Monday, April 7, 2008

The Sugar in the Spice Cabinet

Although I'm not an employee of the company, I've been working for Annick Press for 13 years. I’m a freelancer who works from home, thanks to the wonders of computer technology. As a copy editor and proofreader, I check the text of Annick’s books for spelling and grammar and such. I work for other publishers as well, and one of the things I most appreciate about my work is the variety: I can be editing a very dense piece of adult non-fiction in the morning, and then be checking the proofs of the latest Ruth Ohi picture book in the afternoon! If variety is the spice of life, then kids’ books are the sugar in my spice cabinet.

The technology that allows me to do my work has changed considerably since 1995, the year I first copy-edited an Annick book. In 1995, my first Annick job was dropped off at my apartment by one of the Annick editors. Nowadays, the books are sent to me as attachments to emails, and I print them out myself. In 1995, though, I didn’t have a printer. In fact, I didn’t have an email account. Heck, in 1995, I didn’t have a computer! I don’t think I was using a quill pen and toiling away by candlelight in those days, but I can’t be sure …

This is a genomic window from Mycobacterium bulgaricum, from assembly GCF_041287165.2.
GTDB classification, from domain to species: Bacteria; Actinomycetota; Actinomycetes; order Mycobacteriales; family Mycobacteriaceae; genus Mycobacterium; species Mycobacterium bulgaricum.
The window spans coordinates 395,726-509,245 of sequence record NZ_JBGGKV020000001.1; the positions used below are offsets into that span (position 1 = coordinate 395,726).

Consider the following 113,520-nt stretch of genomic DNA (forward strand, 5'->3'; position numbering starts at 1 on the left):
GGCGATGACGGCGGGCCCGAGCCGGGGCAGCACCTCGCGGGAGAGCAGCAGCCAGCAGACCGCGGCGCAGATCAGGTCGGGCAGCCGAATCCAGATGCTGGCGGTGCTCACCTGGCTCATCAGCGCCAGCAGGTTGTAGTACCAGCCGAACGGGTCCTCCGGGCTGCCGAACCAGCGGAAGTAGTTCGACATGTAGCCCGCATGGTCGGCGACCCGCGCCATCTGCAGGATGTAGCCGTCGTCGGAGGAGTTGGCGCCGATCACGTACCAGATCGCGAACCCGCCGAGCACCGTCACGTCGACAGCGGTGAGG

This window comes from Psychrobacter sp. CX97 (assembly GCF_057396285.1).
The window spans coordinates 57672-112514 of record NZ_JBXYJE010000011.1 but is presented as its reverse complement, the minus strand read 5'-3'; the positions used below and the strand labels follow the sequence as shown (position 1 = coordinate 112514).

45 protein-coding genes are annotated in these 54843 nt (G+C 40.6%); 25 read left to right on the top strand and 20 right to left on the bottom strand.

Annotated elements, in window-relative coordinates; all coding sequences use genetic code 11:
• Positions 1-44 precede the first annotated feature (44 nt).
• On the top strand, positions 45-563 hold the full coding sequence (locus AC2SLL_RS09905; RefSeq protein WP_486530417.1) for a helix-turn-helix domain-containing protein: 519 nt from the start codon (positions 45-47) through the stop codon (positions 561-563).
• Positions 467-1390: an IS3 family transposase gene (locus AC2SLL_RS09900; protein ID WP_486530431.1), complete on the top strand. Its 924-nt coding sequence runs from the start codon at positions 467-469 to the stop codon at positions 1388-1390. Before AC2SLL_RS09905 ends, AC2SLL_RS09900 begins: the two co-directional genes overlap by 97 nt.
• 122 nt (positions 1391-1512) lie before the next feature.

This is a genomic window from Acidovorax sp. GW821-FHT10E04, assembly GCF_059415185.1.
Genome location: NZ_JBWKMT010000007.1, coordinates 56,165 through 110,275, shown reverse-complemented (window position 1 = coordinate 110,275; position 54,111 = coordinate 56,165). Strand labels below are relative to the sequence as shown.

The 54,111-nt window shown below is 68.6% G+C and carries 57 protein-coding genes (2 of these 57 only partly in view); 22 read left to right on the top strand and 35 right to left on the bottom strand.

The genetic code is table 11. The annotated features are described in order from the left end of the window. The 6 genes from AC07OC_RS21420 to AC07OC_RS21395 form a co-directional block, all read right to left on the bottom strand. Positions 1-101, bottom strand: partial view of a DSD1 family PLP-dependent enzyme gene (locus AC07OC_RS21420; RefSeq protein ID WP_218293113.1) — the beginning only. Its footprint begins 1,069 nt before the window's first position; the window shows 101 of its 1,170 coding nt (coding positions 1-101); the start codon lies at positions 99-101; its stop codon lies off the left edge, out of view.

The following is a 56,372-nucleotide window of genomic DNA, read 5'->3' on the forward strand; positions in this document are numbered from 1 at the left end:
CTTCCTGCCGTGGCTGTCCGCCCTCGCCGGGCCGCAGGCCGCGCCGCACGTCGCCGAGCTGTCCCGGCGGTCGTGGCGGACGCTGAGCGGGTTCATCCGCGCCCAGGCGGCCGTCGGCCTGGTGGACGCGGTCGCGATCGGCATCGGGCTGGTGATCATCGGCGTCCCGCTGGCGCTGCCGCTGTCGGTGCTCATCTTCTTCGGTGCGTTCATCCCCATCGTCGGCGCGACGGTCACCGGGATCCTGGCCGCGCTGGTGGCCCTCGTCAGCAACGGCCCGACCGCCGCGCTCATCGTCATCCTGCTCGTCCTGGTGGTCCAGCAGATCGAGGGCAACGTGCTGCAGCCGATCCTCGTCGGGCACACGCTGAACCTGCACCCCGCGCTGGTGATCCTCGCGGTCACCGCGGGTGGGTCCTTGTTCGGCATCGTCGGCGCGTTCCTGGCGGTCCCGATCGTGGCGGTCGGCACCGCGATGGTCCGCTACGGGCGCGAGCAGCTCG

Despite these technological advances, I still think it’s important to maintain personal contact. For that reason, at least once a year, I make the trip to Toronto and catch the subway to the most northerly station on the Yonge line in order to visit the folks at Annick. For some reason that is an ongoing mystery, I usually seem to make that particular trip in mid-winter. As I trudge through the snow with the northerly wind whipping down Yonge Street and making my cheekbones ache, the passing cars splashing me with slush, I do have fleeting moments when I have to ask myself: is it REALLY all that important to maintain personal contact? I mean, wouldn’t a phone call have been sufficient? Maybe a greeting card?! But once I’m seated at the table in the Annick kitchen, with a cup of tea and some homemade goodies in front of me (they ALWAYS have goodies in the kitchen at Annick), such thoughts have vanished—until, that is, I have to set off again through the frigid wastes of North York on my return trip to the subway.

Just for a change of pace, I think I’ll try to visit Annick soon, before the snow starts flying again.

John Sweet
Freelance copy editor and proofreader

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